Panic, dread, terror. Apprehension. Fear. If you are an Oxford United fan and one of these emotional states did not flash through your conscience on Thursday night, then you just do not care enough. As rumours of Kelvin Thomas’ resignation fluttered around the Twitterverse, anyone with a semblance of interest in the club would have been fretting into their late night brews. I know I was.
If more than a couple of these feelings remained come Friday afternoon, perhaps you care too much.
Like a doctor delivering the all-clear to a patient rushed into A&E the night before, Ian Lenagan stepped in to soothe any worries over the short-term future. We had feared that the life-support machine may be turned off. Rumours have abounded for weeks and months; funds had dried up, staff were being laid off, signings had stopped. The club was pot-less, they said. Yet within the space of less than 48 hours, Oxford United Football Club appear to have turned a significant corner, one which may be seen in years to come as a defining moment in the history of the club.
As the truth has emerged from the misty cloud of uncertainty, the underlying reasons for the changes have surfaced to provide a much needed sense of clarity. The decision is not a quick-fix transition which signifies the beginnings of decline; instead, with every new piece of information which comes to the fore the switch appears to be natural, organic, an inevitable progression which has been months, even years in the making. It is not a move dictated by chance or circumstance.
When analysing Ian Lenagan’s statement, it is startlingly apparent that his involvement, planning and influence at the club has stretched far beyond his wallet for some time now. Whilst a prominent figure in his time here so far, Lenagan has rarely ventured, publicly at least, into the everyday affairs of the club. Yet behind closed doors, Lenagan’s progressive ideas have been maneuvered into position - six figures invested in sports science methods, a revamp of training methods, improved facilities. All of this tends to suggest that Ian Lenagan has been undertaking a prominent role in the everyday running of the club for considerable time. Be it in collaboration with Kelvin Thomas or of his own accord, Lenagan signified his intent to be more than just the money man.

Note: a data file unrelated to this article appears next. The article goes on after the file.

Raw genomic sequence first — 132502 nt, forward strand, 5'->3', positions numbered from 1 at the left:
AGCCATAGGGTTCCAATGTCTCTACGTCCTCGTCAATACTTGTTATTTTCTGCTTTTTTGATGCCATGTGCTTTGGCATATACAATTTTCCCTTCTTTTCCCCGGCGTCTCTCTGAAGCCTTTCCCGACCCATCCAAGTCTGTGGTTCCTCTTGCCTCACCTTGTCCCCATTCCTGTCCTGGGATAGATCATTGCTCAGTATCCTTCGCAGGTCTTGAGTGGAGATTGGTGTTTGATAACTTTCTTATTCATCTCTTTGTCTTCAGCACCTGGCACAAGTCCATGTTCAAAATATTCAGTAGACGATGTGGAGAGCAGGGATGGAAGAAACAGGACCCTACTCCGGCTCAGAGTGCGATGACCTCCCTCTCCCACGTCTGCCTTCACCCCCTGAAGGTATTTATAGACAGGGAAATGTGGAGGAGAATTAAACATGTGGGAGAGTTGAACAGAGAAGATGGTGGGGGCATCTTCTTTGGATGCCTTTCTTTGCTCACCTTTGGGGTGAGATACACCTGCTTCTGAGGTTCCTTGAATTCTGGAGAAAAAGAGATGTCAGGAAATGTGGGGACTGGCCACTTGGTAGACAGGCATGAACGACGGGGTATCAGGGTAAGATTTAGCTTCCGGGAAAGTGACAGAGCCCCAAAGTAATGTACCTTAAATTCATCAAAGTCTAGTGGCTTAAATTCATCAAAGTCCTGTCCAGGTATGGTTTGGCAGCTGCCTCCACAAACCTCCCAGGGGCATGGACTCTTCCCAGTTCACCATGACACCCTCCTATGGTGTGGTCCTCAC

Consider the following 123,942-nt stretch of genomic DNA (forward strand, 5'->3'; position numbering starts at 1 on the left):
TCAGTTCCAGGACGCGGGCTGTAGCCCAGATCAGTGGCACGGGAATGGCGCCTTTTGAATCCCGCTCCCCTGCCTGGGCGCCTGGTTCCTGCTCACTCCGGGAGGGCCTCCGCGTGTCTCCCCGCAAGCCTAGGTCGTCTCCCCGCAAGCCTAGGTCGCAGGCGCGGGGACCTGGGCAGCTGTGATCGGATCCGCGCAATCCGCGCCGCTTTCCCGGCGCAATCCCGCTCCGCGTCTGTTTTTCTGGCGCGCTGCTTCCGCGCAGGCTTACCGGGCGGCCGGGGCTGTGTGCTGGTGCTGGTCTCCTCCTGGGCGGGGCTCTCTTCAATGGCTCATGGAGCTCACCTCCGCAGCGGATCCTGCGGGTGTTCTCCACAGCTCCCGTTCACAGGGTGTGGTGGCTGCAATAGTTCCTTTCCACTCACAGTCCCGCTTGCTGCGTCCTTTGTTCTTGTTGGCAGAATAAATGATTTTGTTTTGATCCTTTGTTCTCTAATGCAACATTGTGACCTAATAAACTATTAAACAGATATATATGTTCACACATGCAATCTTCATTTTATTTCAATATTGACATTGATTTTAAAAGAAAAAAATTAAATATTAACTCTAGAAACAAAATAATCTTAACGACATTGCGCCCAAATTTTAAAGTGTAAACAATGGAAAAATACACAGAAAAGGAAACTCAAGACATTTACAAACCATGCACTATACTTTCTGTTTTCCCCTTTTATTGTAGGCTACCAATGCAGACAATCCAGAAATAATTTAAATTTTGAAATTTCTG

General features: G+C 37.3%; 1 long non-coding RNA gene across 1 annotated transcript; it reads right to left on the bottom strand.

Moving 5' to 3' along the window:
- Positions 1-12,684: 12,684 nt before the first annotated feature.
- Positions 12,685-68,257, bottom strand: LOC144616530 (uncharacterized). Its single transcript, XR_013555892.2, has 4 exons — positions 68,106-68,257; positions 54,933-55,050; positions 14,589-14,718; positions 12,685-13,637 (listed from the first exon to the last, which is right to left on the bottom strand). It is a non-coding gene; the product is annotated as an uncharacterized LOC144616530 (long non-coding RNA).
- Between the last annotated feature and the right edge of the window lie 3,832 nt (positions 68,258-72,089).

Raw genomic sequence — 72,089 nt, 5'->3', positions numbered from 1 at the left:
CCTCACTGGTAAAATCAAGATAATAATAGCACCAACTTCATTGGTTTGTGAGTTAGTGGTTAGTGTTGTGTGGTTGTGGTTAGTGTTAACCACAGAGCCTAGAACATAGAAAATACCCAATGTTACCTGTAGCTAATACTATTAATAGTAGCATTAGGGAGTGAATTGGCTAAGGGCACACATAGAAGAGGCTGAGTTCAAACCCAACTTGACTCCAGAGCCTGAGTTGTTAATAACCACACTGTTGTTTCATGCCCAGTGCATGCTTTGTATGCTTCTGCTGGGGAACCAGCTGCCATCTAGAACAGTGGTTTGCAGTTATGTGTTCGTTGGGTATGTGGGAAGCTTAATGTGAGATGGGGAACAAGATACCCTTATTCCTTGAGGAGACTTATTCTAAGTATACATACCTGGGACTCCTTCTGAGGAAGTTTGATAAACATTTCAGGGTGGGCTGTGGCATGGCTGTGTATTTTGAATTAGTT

When a man of such influence and leverage in the world of sport displays such desire to acquire greater power over his capital, it is highly unlikely that his wishes will go un-granted. There is every chance that Ian Lenagan has decided the time is right to exert his control and apply his own personal strategies: a personal impulse to see things done his way. This is not to suggest that Kelvin Thomas has been pushed out or Lenagan has forced his way into the role. Instead, it is a case of a man with a proven record of implementing innovative and distinctive ideas wishing to lend his expertise to another venture. It would have been disrespectful to Thomas to have enacted this without first being in the necessary role, as well as undermining of the fantastic work he has done at the club. It is a tribute to the character of the man that Kelvin Thomas has recognised it is time to step down, that Ian Lenagan is the man to take Oxford United’s progression to the next level.